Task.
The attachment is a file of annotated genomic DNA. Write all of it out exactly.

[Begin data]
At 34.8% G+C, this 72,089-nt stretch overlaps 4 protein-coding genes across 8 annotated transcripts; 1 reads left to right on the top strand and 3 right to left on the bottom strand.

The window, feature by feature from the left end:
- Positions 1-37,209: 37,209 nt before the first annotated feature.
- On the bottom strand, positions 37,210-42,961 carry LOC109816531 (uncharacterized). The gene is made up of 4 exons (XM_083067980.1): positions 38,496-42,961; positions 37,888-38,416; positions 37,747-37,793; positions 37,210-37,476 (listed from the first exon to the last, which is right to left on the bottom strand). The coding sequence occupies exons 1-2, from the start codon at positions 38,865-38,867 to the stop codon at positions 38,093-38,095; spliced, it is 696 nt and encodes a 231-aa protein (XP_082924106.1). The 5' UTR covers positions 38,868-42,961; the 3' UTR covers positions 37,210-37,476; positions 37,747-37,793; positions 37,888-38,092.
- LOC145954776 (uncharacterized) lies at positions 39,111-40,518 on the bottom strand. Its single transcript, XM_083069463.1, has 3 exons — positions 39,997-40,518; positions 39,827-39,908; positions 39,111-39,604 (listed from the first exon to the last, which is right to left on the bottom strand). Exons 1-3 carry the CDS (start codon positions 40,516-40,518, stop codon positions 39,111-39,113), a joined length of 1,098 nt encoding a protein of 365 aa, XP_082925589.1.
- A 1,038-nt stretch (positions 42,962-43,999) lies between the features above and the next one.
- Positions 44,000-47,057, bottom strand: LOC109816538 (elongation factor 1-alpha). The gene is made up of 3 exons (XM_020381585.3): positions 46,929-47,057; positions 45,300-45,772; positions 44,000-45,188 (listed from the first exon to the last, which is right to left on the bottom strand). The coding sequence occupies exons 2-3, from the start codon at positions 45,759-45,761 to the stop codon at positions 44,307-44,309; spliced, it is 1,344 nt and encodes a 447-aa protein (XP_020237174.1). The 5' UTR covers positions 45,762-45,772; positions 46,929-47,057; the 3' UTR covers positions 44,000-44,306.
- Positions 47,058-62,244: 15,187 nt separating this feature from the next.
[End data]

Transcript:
At 34.8% G+C, this 72,089-nt stretch overlaps 4 protein-coding genes across 8 annotated transcripts; 1 reads left to right on the top strand and 3 right to left on the bottom strand.

The window, feature by feature from the left end:
- Positions 1-37,209: 37,209 nt before the first annotated feature.
- On the bottom strand, positions 37,210-42,961 carry LOC109816531 (uncharacterized). The gene is made up of 4 exons (XM_083067980.1): positions 38,496-42,961; positions 37,888-38,416; positions 37,747-37,793; positions 37,210-37,476 (listed from the first exon to the last, which is right to left on the bottom strand). The coding sequence occupies exons 1-2, from the start codon at positions 38,865-38,867 to the stop codon at positions 38,093-38,095; spliced, it is 696 nt and encodes a 231-aa protein (XP_082924106.1). The 5' UTR covers positions 38,868-42,961; the 3' UTR covers positions 37,210-37,476; positions 37,747-37,793; positions 37,888-38,092.
- LOC145954776 (uncharacterized) lies at positions 39,111-40,518 on the bottom strand. Its single transcript, XM_083069463.1, has 3 exons — positions 39,997-40,518; positions 39,827-39,908; positions 39,111-39,604 (listed from the first exon to the last, which is right to left on the bottom strand). Exons 1-3 carry the CDS (start codon positions 40,516-40,518, stop codon positions 39,111-39,113), a joined length of 1,098 nt encoding a protein of 365 aa, XP_082925589.1.
- A 1,038-nt stretch (positions 42,962-43,999) lies between the features above and the next one.
- Positions 44,000-47,057, bottom strand: LOC109816538 (elongation factor 1-alpha). The gene is made up of 3 exons (XM_020381585.3): positions 46,929-47,057; positions 45,300-45,772; positions 44,000-45,188 (listed from the first exon to the last, which is right to left on the bottom strand). The coding sequence occupies exons 2-3, from the start codon at positions 45,759-45,761 to the stop codon at positions 44,307-44,309; spliced, it is 1,344 nt and encodes a 447-aa protein (XP_020237174.1). The 5' UTR covers positions 45,762-45,772; positions 46,929-47,057; the 3' UTR covers positions 44,000-44,306.
- Positions 47,058-62,244: 15,187 nt separating this feature from the next.